Nip ‘Ugly Singaporean’ habits in the bud

Source: The Straits Times   Jun 03, 2013

THE supermarket shoppers who abandon their trolleys indiscriminately in void decks, pavements and on the roadside are symptomatic of the “Ugly Singaporean” phenomenon in our midst (“Halt rise of ‘trolley junkyards'” by Mr Muhammad Hidayat Isnin; last Thursday).

This problem is a perennial one that plagues supermarkets here. Apart from putting up warnings, which are likely to be ignored, the supermarkets could consider liaising with the National Environment Agency to enforce more effective methods to ensure that trolleys are not carted away from supermarket precincts.

It is obvious that the system whereby users insert $1 to use the trolley and retrieve the coin at the return points is not working.

Recently, writer Leong Chan-Hoong shared the lessons he learnt while studying in New Zealand and rightly advocates that Singaporeans can afford a dose of magnanimity by “treating one another with mutual respect and dignity, regardless of backgrounds” (“Singaporeans can afford a dose of magnanimity”; last Wednesday).

Having lived in New Zealand myself, I identified with his experiences. I found that in New Zealand, trust, honesty, graciousness, courtesy and magnanimity were extended to people and were likewise expected of people as they went about their daily lives.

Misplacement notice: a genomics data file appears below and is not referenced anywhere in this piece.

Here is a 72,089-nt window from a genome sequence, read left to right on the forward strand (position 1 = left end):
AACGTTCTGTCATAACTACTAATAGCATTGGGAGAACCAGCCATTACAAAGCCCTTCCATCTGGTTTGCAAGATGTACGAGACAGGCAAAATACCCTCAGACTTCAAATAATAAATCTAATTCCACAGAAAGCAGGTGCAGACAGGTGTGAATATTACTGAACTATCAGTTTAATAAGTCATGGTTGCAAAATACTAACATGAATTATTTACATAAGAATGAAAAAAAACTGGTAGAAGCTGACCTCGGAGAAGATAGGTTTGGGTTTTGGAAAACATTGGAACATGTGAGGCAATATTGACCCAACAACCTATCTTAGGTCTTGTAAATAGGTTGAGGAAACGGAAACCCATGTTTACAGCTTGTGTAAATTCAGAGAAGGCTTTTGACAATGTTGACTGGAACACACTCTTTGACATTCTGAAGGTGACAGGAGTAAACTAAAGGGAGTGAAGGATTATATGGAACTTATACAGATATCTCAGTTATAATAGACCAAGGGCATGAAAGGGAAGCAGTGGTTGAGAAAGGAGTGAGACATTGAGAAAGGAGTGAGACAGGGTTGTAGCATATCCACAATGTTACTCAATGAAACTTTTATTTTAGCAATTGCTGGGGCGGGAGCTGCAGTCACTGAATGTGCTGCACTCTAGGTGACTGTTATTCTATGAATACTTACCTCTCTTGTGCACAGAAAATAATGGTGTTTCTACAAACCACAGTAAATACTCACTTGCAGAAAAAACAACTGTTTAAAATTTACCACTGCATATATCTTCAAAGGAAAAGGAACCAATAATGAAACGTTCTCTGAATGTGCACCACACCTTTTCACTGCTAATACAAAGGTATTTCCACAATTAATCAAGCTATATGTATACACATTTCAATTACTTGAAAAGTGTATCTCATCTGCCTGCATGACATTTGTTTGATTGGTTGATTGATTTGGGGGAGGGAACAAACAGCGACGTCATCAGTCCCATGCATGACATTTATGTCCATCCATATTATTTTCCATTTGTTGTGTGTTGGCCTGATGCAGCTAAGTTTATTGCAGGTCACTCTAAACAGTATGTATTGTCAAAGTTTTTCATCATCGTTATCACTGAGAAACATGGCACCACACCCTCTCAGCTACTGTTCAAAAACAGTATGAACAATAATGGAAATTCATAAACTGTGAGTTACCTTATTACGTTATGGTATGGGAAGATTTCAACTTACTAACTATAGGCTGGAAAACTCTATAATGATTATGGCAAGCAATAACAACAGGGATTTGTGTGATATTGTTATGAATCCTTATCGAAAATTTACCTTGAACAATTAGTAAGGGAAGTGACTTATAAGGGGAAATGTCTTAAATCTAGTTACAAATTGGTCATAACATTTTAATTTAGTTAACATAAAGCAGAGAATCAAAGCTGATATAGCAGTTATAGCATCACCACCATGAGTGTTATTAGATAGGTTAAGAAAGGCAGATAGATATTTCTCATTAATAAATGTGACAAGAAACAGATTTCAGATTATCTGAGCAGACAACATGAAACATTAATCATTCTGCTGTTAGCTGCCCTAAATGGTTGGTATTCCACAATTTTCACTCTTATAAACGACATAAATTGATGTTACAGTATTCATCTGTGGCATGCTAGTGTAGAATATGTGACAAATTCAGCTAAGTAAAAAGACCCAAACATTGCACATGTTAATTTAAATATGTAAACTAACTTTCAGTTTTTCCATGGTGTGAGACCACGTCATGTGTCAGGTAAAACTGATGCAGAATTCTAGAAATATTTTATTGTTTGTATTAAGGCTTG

There is much that Singaporeans can improve on, whether it is returning supermarket trolleys and foodcourt trays, displaying gracious manners on the road, or giving way to alighting passengers on the MRT.

Despite all the exhortations from the authorities for kindness, graciousness, courtesy and magnanimity, we are light years away from reaching standards that are commensurate with those of a developed first-world country.

A lack of kindness, compassion and the human touch will nullify all the progress we make in economic development.

The solution lies at home and in the classroom because these core arenas are where the seeds of good behaviour and citizenship can be planted, nurtured and cultivated.

V. Subramaniam (Dr)